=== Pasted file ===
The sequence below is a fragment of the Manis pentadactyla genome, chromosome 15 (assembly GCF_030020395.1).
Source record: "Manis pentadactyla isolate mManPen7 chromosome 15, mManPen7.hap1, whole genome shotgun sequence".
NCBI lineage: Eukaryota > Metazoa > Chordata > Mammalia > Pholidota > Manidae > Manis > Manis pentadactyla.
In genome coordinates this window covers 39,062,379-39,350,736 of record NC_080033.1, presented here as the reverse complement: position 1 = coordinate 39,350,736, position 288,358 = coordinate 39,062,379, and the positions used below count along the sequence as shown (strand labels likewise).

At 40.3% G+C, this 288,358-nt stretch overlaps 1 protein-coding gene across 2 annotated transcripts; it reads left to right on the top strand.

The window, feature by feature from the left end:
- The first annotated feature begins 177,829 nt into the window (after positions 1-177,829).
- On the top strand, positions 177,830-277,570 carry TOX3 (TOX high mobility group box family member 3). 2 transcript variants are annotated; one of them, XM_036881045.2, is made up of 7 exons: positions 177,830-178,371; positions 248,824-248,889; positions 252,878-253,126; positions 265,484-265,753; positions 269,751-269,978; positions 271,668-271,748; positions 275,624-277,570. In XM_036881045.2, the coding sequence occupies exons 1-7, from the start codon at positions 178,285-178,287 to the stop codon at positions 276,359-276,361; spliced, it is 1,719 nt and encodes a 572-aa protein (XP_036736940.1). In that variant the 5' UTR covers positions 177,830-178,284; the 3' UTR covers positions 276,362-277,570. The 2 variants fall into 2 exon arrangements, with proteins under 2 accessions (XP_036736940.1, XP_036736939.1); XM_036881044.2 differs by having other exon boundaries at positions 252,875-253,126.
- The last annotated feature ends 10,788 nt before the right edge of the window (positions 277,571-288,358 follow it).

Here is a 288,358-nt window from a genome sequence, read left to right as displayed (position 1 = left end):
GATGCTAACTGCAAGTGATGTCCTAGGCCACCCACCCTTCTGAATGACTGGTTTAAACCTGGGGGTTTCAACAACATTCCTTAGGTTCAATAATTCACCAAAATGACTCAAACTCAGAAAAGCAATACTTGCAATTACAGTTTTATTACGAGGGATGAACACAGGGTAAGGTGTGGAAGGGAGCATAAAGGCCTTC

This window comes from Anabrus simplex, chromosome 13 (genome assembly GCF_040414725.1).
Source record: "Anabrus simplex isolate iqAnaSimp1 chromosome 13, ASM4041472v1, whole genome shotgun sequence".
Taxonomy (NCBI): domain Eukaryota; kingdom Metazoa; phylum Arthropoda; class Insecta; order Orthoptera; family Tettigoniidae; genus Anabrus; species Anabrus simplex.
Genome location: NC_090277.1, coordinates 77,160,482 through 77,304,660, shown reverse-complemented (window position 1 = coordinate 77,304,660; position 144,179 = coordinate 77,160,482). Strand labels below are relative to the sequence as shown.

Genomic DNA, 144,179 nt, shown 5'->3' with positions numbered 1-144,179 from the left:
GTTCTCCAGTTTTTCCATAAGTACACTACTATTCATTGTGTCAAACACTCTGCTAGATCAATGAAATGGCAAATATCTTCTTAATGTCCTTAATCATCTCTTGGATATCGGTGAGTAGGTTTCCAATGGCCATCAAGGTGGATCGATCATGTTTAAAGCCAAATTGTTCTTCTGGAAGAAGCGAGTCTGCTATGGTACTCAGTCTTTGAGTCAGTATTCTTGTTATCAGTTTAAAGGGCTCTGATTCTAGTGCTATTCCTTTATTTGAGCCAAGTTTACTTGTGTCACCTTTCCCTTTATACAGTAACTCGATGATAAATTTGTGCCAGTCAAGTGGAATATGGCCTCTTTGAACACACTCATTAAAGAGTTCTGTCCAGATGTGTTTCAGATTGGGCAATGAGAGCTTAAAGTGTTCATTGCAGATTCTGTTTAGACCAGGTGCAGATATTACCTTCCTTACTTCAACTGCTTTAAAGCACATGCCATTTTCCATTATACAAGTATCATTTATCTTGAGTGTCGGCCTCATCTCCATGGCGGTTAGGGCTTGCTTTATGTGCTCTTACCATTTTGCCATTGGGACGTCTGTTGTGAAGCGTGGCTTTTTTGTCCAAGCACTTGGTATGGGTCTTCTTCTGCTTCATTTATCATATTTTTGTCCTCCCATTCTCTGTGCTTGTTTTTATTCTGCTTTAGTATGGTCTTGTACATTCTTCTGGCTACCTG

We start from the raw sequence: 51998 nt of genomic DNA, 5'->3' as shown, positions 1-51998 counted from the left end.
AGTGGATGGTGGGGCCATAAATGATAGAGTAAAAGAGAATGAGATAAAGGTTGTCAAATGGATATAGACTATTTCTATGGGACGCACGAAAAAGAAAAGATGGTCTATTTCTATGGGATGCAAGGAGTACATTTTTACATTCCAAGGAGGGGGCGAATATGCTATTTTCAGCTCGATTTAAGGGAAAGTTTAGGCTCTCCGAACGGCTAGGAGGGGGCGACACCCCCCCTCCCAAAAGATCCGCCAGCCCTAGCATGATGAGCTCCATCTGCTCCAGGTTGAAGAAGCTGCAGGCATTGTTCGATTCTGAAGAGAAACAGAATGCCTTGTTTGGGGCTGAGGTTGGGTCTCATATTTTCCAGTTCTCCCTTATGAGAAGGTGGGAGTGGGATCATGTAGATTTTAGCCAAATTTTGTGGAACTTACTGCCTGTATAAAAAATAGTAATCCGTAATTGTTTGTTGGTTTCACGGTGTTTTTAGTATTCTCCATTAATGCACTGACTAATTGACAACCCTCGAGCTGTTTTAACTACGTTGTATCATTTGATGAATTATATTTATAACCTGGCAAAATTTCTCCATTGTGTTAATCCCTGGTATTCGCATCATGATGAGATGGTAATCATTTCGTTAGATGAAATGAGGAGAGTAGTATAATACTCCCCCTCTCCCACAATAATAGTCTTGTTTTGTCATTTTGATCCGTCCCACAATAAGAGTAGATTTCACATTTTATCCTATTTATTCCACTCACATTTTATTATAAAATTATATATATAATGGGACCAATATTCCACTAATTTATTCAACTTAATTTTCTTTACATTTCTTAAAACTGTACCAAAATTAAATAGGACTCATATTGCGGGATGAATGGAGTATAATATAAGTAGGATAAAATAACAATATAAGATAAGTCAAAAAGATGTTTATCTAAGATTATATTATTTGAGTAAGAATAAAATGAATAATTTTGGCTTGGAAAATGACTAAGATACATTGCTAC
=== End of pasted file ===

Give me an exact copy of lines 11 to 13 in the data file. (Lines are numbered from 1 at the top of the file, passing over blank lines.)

GATGCTAACTGCAAGTGATGTCCTAGGCCACCCACCCTTCTGAATGACTGGTTTAAACCTGGGGGTTTCAACAACATTCCTTAGGTTCAATAATTCACCAAAATGACTCAAACTCAGAAAAGCAATACTTGCAATTACAGTTTTATTACGAGGGATGAACACAGGGTAAGGTGTGGAAGGGAGCATAAAGGCCTTC

This window comes from Anabrus simplex, chromosome 13 (genome assembly GCF_040414725.1).
Source record: "Anabrus simplex isolate iqAnaSimp1 chromosome 13, ASM4041472v1, whole genome shotgun sequence".